The elevator to my left dings open first, its metal doors sliding away from each other. Even though the motion is a trivial, mechanical action typical of such an appliance, I can’t help but feel like this is a rite of passage; a grand gesture welcoming me into its sanctuary.
I step into it, inhaling deeply as I hit the button for the fourth floor, nervous all over again when the doors close shut and the lift ascends.
I’m slightly surprised that no one else is in here. I know there’s still half an hour left but there are usually a few early-birds in every workplace. Nonetheless, I’m grateful that the small, momentary privacy allows me to freak out—and subsequently compose myself—without inhibition.
The elevator comes to a stop and slides open again some seconds later, revealing another hallway.
I step out of it with an excited-slash-nervous rush, vaguely registering the sound of the doors closing behind me as I advance. In a way, I feel like Alice when she first fell into Wonderland; treading lightly, keeping a close eye on everything so I can find my way around this uncharted, magical terrain.
My gaze drifts to the corridor lined with offices on my right, latching on to the number beside the very first one.
Here we are.
I regard the bold, block letters on the glass door.
PROTOCOL AND ADMINISTRATION
The door is slightly ajar and the shutter blinds on the windows are still closed. I knock on it gently, like I’m scared I might break it, anxious all over again for no reason.
Unexpectedly, silence ensues. I try again, and when I’m met with the same result, I push it open slowly, poking my head through as if I’m lost. My eyes immediately fall on two men and one woman, so immersed in what they’re individually doing that they don’t seem to have heard me knock—or see the fact that a strange woman’s head is currently protruding through their door.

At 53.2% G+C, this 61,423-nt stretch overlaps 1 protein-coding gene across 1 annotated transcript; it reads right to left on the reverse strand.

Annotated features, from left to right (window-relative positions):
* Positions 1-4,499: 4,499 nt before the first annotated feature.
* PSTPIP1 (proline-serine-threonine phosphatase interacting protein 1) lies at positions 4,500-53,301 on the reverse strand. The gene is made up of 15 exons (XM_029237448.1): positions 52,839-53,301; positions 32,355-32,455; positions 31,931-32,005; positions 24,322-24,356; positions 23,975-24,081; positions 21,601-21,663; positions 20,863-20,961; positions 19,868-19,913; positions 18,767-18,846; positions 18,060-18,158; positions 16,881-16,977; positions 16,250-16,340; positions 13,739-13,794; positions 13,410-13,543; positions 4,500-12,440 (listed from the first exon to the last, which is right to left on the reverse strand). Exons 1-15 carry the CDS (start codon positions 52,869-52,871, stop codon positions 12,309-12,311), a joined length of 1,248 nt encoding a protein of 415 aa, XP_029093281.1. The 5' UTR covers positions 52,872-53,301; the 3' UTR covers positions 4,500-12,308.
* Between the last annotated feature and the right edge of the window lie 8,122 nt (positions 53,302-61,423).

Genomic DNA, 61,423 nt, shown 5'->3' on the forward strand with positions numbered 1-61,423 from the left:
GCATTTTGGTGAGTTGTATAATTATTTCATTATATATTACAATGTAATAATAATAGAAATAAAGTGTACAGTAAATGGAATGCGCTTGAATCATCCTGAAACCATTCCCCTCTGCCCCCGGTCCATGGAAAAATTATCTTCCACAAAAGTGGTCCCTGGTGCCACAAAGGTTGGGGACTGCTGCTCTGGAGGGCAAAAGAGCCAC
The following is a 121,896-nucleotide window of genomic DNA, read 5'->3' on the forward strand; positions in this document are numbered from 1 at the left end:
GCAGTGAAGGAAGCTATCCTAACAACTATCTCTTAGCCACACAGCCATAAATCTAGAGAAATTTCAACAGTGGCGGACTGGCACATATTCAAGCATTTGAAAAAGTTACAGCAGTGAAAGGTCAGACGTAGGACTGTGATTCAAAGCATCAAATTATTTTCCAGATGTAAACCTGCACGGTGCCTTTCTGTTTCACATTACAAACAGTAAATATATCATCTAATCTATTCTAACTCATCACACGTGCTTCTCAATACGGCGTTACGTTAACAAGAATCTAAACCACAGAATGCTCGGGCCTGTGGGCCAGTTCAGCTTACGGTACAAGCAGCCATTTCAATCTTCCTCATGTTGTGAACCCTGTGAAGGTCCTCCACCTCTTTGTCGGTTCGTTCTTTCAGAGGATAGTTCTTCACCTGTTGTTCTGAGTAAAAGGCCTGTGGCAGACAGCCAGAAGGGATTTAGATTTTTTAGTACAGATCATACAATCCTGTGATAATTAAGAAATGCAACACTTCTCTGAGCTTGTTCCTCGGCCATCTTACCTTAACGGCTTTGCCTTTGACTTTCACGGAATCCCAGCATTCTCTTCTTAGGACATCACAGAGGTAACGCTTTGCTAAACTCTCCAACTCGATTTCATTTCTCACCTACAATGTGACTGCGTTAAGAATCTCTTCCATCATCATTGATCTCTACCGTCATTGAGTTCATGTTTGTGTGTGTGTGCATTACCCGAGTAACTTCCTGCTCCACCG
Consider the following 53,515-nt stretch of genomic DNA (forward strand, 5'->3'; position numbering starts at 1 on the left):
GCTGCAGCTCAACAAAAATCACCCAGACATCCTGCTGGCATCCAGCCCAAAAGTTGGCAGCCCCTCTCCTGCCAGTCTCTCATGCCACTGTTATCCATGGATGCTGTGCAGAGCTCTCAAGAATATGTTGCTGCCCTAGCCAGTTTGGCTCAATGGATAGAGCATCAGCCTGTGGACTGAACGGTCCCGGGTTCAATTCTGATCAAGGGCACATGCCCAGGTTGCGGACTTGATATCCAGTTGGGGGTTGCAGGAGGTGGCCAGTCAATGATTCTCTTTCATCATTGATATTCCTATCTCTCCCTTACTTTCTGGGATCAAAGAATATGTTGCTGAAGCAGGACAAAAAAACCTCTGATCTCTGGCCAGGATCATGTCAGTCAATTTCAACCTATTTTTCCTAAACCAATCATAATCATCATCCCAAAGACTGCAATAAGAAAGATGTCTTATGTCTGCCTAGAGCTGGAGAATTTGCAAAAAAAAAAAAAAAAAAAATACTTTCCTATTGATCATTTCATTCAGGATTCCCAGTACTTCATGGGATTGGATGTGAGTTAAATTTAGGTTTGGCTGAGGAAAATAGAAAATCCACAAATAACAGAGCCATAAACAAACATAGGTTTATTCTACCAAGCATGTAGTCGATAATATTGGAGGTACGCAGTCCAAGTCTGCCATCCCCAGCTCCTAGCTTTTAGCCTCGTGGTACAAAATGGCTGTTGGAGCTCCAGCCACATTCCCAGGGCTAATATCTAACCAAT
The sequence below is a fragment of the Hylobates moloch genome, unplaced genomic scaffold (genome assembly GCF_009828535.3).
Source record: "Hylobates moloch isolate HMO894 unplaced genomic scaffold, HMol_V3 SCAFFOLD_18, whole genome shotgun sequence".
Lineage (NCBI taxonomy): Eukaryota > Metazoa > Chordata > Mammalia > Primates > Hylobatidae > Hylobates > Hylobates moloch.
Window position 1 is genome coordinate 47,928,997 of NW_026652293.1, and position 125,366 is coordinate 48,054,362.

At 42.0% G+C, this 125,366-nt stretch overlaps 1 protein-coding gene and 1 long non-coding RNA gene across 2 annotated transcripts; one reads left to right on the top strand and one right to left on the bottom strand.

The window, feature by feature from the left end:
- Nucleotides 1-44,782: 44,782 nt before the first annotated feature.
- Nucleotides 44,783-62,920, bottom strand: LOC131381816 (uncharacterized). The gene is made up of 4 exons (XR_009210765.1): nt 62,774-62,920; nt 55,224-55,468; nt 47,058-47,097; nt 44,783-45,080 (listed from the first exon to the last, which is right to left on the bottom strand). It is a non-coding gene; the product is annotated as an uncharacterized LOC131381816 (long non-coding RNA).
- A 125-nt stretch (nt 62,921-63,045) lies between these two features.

“Excuse me,” I blurt, clearing my throat when my existence continues to go unnoticed.
All three of them look up from their devices, their collective expression a mesh of slight confusion and surprise, much like the receptionist downstairs. You’d think they had noise-cancelling headphones on or something.
“Oh yes, come in,” the woman says, setting aside the tablet and stylus she was seemingly hypnotized by just a second ago. “You’re the new intern?”
“Yes,” I concur, stepping inside.
“Do you have your acceptance letter with you?” she asks, getting right to it, seemingly too busy for introductions.
“Ah, yes…” I reach into my bag, taking out the document in question. “Here,” I smile sheepishly as she eyes it, slightly embarrassed by how wrinkled and tattered it now looks as I hand it to her.
She sits at her desk, her eyes flitting between her computer screen and the letter as her fingers tap across her keyboard. It’s the only sound for several seconds, somehow adding to the bizarre awkwardness in the room. The other two men go back to being quietly engrossed in whatever it is they were focused on before my arrival, saying absolutely nothing.
The atmosphere is…strange. Almost…tense. And I’m not sure why. Like I walked in on a passive-aggressive argument or something. Maybe it’s just the usual early-morning drag?
“Alright, your department’s on the third floor,” the woman says, breaking the silence and bringing my attention back to her. She hands me back the acceptance letter, along with another document. “That’s a temporary employee form. Read over all the terms, stipulations and conditions. Then fill it out and sign at the bottom. You’ll need to see Dave Schapiro in 319. He’s the head of your unit. He’ll have to sign it, too. Then bring it back here.”
“Alrighty,” I nod, smiling to myself at the mention of the familiar name.
I walk out, leaving the door ajar the way I found it before I make my way back to the elevator. Normally, I’d take the stairs for just a single floor, but this is new terrain and I can’t afford even the smallest delay. Not on my very first day.
I make my descent to the third floor, my stomach twinging with the drop, but I know my nerves are far more to blame for the sensation than gravitational pull.
Holy crap, I can’t believe this is finally it…